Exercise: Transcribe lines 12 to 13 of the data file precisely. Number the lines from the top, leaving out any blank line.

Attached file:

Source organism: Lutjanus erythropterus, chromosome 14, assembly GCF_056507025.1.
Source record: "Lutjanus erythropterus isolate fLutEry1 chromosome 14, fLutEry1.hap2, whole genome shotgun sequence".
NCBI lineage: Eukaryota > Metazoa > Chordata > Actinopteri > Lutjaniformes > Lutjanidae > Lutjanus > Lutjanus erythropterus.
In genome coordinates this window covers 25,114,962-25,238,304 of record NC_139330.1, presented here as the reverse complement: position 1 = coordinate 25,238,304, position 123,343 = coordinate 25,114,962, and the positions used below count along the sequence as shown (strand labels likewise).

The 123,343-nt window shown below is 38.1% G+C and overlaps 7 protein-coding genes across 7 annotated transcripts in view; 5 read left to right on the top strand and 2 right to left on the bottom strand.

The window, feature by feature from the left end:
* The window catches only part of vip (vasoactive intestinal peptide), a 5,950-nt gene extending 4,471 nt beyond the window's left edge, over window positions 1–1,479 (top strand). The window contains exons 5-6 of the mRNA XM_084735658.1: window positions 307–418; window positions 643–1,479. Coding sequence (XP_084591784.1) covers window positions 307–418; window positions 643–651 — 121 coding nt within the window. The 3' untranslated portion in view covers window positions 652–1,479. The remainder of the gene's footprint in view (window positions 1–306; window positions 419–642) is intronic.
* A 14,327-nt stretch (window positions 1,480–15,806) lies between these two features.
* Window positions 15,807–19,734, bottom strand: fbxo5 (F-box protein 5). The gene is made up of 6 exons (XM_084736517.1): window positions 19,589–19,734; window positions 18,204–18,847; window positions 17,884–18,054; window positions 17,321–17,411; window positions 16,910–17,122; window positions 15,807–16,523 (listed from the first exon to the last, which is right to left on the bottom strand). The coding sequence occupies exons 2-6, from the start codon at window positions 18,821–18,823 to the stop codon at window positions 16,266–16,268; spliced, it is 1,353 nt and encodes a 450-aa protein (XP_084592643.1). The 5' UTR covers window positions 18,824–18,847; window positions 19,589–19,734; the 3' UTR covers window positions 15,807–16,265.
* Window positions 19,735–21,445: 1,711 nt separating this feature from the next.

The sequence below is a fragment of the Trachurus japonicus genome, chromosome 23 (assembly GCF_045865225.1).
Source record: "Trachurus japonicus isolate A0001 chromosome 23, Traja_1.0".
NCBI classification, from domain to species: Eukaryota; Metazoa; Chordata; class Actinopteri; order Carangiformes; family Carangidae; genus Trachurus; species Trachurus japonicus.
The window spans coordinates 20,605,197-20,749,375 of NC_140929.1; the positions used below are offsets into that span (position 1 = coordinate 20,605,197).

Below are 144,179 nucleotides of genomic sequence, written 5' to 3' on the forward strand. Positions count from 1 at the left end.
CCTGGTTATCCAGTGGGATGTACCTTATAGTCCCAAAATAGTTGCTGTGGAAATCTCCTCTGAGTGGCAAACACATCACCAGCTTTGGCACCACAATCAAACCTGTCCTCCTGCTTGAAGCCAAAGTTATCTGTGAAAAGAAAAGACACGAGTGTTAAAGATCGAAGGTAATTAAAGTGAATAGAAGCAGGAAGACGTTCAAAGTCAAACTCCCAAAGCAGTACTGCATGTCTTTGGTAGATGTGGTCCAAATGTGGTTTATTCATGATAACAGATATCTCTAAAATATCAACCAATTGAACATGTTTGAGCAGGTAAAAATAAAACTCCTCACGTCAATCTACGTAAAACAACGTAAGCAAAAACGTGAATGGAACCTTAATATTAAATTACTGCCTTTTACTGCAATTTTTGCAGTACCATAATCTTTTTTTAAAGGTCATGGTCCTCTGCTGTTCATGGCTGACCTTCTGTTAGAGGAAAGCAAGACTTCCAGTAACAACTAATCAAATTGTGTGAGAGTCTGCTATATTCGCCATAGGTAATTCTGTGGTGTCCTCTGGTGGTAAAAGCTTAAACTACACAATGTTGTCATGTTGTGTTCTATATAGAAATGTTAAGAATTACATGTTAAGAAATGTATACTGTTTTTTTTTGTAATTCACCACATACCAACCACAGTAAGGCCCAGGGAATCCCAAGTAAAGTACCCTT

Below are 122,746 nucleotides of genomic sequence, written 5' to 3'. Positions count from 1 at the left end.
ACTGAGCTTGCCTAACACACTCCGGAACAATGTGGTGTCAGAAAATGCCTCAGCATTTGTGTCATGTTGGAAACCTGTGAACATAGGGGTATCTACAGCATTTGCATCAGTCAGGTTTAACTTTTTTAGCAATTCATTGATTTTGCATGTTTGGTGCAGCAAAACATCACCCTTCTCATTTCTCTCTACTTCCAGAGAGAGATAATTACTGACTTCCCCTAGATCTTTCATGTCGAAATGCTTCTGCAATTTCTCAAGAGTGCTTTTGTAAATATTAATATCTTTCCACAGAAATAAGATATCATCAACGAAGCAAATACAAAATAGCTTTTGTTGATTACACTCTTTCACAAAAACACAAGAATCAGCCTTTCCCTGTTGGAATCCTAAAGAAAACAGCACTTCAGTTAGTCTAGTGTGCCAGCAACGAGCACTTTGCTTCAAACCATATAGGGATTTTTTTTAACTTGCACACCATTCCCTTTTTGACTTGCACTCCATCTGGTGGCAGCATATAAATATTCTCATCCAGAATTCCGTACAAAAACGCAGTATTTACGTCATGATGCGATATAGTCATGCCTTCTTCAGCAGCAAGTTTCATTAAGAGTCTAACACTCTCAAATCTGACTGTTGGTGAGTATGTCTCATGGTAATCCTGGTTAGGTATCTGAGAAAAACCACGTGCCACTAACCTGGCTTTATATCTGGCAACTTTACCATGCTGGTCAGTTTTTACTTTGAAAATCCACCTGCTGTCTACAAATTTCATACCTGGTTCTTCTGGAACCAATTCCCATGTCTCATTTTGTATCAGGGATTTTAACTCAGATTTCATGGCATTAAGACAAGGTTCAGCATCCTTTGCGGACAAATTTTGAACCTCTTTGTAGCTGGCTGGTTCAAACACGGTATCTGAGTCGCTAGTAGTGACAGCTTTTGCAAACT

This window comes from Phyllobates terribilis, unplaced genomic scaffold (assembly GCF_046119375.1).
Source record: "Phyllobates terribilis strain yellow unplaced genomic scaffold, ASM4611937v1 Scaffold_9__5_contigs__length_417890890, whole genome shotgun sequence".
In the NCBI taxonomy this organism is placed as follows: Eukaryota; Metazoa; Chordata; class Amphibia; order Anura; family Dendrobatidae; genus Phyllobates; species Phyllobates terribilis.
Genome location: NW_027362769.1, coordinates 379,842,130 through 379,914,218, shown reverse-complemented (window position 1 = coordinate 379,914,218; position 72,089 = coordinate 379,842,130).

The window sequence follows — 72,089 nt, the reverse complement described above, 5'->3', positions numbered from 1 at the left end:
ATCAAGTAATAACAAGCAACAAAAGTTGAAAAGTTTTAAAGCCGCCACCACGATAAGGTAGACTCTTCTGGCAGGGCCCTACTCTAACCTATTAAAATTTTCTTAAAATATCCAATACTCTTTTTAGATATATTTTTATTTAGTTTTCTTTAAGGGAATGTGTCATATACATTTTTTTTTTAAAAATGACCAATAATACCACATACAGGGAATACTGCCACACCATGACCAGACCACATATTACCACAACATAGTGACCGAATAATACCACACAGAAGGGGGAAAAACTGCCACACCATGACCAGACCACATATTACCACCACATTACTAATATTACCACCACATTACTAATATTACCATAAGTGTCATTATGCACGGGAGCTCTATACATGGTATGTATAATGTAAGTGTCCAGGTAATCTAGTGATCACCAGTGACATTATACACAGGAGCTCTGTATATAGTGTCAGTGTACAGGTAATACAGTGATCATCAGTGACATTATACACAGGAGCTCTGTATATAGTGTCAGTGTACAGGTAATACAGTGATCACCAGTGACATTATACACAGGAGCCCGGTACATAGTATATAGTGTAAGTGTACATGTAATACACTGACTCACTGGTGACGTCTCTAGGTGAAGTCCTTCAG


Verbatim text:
Source record: "Trachurus japonicus isolate A0001 chromosome 23, Traja_1.0".
NCBI classification, from domain to species: Eukaryota; Metazoa; Chordata; class Actinopteri; order Carangiformes; family Carangidae; genus Trachurus; species Trachurus japonicus.